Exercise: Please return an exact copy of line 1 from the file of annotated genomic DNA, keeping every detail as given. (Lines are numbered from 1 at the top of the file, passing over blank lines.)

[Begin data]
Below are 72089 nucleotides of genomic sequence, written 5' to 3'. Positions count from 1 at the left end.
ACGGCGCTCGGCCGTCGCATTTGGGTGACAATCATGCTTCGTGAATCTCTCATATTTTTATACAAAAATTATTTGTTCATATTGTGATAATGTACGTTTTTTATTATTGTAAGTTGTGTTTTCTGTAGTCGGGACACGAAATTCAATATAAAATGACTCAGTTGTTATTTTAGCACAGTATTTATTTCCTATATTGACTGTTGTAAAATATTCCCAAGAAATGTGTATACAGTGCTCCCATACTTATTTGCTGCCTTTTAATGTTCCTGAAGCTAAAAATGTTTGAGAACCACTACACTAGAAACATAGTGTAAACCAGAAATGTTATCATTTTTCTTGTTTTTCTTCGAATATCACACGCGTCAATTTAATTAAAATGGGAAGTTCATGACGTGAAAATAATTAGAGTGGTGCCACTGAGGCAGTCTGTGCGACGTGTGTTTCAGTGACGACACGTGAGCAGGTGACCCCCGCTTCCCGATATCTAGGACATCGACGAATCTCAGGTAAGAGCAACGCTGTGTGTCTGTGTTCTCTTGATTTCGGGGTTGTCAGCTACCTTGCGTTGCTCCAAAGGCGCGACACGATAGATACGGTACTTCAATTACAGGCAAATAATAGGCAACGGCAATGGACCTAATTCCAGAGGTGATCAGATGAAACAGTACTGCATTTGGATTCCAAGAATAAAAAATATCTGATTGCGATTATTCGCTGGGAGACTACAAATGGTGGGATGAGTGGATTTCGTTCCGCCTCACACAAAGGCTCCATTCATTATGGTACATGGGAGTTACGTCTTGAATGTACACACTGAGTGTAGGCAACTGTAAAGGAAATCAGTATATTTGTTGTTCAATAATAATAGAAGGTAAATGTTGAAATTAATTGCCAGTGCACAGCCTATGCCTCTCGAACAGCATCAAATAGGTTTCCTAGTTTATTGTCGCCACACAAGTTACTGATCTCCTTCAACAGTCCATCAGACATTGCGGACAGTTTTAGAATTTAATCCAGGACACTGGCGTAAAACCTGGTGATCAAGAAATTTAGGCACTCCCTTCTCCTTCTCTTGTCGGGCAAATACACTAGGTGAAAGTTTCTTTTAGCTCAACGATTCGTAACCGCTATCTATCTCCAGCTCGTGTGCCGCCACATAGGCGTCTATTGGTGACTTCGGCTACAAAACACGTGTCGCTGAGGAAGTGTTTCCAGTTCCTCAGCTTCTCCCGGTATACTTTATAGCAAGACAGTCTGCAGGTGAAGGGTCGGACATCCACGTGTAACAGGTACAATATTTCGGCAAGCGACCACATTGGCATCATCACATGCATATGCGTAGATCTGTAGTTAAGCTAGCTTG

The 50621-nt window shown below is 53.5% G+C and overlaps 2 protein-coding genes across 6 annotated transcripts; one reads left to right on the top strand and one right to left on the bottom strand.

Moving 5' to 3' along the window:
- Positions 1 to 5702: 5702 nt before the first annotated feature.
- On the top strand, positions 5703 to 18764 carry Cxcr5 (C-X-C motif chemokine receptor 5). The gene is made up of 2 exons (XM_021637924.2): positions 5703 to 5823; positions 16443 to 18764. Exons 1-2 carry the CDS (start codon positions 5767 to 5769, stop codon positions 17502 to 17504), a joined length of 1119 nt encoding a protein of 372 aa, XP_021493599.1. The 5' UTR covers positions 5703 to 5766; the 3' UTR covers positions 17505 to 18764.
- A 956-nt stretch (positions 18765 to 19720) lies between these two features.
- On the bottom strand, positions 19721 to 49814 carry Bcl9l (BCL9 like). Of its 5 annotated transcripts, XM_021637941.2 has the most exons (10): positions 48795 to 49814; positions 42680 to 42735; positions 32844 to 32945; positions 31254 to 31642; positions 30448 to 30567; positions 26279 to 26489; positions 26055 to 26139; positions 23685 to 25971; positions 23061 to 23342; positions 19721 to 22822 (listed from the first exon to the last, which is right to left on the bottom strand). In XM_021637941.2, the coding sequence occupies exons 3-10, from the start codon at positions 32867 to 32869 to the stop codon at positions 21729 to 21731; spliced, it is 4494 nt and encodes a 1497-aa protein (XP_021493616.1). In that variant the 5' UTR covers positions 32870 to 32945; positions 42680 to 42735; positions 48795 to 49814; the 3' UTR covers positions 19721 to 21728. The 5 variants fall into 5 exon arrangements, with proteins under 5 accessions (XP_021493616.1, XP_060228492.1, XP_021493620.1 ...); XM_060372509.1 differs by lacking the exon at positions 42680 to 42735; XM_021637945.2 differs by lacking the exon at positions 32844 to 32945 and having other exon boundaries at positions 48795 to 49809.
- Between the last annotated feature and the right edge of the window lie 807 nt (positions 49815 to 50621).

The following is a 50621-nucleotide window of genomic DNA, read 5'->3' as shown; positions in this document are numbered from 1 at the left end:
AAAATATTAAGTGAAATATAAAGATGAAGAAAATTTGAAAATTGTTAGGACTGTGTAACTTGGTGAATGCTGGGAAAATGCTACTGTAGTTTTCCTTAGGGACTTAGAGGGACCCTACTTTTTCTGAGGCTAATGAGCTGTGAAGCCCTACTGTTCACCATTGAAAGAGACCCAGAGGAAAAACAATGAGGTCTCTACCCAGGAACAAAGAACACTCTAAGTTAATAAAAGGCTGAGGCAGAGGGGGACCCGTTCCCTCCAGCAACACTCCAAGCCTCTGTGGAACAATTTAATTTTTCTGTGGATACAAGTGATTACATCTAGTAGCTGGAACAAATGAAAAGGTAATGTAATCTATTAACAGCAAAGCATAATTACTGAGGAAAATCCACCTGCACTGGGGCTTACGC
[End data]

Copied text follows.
Below are 72089 nucleotides of genomic sequence, written 5' to 3'. Positions count from 1 at the left end.